A version of this article was first published in The Times
Ever since I heard Matt Hancock, in a recent interview, extol the virtues of getting seven hours sleep a night through this pandemic, I’ve been thinking about what keeps me awake at night. At the top of my list is the government’s planning – or complete lack of it – for local lockdowns. As a Bradford MP, I’ve been closely monitoring how the Government is approaching local outbreaks and, so far, the response hasn’t been good enough.
The Government is right to take action to prevent the spread of coronavirus in a targeted way, but surely this must come with proper support for the areas affected. The instruction to ‘stay at home’ must be underpinned by an economic package to enable workers to do just this. One without the other won’t work.
At the BEIS Select Committee, I questioned the Business Secretary Alok Sharma on what additional help is available to businesses and workers in a local lockdown.
The answer? There is none.
Despite a lockdown in Leicester, the concerning situation in Blackburn, and a longer list of places needing ‘enhanced support’ to deal with the virus, the Government has announced absolutely no new support for people in a locked down area. No local furlough or self-employed support scheme. No further grants for businesses. No pause in the reintroduction of benefits sanctions. This is despite changes to the furlough scheme that are set to start in August.
When I pressed Alok Sharma on this lack of support, he said that he understood that people in places like Leicester were looking forward to returning to pubs and restaurants. This is completely missing the point. We are not talking here about inconveniencing people’s social lives – we are talking about their actual lives.
By refusing to introduce a comprehensive package of economic support for people in a local lockdown, the Government risks further undermining their own public health messages. The lack of public confidence in Government messages is now a fundamental risk in our fight against coronavirus. The Government seems unwilling or incapable of accepting that economic measures are an integral part of the success of local lockdowns. This is strange considering that at the beginning of this pandemic economic support measures, such as the introduction of the furlough scheme, took centre stage in the national strategy to break the infection cycle.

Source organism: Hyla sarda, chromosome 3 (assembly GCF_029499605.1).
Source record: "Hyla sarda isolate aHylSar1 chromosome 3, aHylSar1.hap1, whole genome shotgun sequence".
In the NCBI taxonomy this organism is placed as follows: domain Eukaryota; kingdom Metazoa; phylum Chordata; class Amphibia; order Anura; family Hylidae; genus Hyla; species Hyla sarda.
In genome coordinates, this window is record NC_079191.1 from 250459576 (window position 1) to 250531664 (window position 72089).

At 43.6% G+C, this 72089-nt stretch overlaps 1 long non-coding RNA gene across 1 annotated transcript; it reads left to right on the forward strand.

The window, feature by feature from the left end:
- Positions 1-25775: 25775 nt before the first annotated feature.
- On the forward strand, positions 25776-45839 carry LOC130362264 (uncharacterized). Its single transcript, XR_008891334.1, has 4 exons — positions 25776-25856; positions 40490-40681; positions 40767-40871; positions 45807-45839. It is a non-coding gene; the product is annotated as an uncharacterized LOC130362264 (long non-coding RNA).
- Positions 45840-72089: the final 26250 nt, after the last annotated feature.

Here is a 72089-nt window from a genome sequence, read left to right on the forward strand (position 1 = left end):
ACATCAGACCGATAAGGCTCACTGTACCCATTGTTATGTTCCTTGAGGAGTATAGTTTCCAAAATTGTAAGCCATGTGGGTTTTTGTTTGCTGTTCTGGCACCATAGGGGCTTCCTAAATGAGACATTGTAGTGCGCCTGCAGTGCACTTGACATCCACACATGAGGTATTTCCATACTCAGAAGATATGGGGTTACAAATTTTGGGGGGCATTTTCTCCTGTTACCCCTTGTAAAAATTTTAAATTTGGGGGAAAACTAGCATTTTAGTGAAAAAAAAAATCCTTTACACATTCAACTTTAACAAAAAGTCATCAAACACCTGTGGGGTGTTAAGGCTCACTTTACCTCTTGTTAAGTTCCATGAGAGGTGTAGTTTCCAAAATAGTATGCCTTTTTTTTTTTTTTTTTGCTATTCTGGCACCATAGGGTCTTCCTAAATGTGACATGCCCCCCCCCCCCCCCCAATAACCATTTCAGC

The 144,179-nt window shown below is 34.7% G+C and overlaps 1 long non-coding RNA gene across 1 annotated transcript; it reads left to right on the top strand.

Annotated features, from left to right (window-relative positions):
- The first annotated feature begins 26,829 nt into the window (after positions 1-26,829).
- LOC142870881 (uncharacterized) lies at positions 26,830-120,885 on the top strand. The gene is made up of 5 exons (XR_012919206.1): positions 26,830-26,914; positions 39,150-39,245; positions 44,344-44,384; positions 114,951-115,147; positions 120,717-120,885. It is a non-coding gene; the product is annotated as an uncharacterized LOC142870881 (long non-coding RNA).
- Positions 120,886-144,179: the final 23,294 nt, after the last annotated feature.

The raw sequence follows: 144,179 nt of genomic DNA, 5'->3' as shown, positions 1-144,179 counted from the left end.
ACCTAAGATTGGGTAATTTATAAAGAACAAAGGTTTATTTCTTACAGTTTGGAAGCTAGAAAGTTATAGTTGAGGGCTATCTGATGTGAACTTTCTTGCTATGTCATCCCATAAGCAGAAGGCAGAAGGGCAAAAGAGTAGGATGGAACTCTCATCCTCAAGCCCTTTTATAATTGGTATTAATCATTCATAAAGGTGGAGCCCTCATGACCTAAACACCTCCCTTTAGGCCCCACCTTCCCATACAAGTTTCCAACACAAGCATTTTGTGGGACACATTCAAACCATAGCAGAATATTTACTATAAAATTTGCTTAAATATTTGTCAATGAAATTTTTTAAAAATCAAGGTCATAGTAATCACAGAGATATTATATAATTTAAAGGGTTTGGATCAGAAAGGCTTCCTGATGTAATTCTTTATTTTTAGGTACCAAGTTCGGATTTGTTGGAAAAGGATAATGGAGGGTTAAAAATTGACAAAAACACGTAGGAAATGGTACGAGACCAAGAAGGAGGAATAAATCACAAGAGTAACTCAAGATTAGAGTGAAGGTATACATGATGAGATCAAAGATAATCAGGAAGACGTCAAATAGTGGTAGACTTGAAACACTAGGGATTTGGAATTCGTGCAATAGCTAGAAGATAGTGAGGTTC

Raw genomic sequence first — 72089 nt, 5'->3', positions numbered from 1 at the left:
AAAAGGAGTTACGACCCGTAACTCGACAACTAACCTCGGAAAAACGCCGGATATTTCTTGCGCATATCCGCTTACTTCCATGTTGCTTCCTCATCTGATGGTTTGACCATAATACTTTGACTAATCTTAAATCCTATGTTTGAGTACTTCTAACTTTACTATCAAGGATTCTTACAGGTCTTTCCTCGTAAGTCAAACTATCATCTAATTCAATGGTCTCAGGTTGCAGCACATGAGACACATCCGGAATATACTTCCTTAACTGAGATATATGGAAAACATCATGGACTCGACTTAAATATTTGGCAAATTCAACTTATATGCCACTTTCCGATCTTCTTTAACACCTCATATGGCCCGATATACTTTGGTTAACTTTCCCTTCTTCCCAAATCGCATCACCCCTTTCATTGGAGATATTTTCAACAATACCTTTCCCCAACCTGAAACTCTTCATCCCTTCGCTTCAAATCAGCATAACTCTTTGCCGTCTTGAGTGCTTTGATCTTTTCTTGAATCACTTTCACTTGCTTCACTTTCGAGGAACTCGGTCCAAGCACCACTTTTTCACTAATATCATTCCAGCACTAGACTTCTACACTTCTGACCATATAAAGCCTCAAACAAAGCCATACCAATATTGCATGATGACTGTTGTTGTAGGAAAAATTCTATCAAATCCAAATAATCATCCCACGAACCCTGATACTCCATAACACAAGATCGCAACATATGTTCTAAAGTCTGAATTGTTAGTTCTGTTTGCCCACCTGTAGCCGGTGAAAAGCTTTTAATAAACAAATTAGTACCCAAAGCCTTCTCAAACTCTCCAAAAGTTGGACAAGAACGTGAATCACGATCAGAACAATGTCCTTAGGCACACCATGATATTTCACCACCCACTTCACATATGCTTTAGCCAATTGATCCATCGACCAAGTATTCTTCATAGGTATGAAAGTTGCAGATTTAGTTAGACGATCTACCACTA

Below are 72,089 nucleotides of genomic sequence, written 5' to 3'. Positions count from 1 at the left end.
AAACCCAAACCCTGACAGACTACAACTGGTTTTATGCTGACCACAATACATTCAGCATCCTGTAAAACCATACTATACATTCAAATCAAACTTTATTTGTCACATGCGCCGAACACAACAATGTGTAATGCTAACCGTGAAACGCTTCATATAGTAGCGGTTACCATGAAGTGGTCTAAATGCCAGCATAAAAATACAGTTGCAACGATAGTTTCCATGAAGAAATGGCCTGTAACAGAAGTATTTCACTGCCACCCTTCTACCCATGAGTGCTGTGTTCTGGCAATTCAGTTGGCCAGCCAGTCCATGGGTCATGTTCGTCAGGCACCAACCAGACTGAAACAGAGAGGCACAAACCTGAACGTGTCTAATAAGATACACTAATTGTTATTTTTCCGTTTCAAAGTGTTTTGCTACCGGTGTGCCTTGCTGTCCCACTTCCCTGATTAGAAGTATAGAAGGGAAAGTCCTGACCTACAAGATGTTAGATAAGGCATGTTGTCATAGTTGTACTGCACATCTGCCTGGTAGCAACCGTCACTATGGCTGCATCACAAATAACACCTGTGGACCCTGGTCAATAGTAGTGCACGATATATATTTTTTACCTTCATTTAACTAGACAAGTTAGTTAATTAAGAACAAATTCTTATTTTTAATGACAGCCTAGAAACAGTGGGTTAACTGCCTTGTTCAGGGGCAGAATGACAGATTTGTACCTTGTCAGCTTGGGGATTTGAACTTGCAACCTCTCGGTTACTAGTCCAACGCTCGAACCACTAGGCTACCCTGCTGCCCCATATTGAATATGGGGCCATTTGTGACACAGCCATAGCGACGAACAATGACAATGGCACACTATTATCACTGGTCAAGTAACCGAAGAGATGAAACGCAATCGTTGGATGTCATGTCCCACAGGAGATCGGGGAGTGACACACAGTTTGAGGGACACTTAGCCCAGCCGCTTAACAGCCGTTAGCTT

In my home city of Bradford, 75% of workers have never worked from home and most never will be able to. If the Government tells them to stay at home to stop the spread of the virus, they must be supported financially just as people were during the national lockdown.
Now that councils have increased powers to manage local outbreaks, they also need a corresponding increase in resources and information to prevent and deal with local flare ups. Local authorities urgently need to be recognised as equal partners in the fight against covid-19. For this, they need access to accurate, real time data so they can respond quickly. The partial sharing of some data is yet another example of acting late and shows a reluctance to listen to voices from outside a tight circle in government unless they are forced to do so.
The Government must give councils concrete information on the local success of track and trace, including the details of those the national system is unable to reach. SAGE states that 80% of contacts need to be reached within 48 hours to stop the virus spreading. Without this data, local councils are operating in the dark.
If the intention of lockdown is to break the cycle of contact and thereby break the cycle of coronavirus – government needs to act now in these ‘areas of interest’. A proactive approach would be to put economic support measures into these areas beforea local lockdown was needed, to prevent a local lockdown. Prevention really is better than the cure.
This extra support could be used to increase testing, to get public health messages more widely disseminated and crucially for government to act locally, as it did nationally – to provide a full furlough scheme to ensure workers can stay at home, with a degree of job security, whilst local infection rates are high. Saving jobs and saving lives.
We know that coronavirus thrives on poverty. What I am calling for is ‘an oven ready’ local furlough scheme, that can be deployed wherever and whenever it is needed. I am proud to live in and represent Bradford- a city whose people have shown true grit, care and determination despite the challenges posed by Covid-19. But given Bradford’s current place as a consistently high ranking ‘area of local interest’, it will be of no surprise that I have many sleepless nights. I just wish those in government would be as restless. The Government must act now to save lives and livelihoods.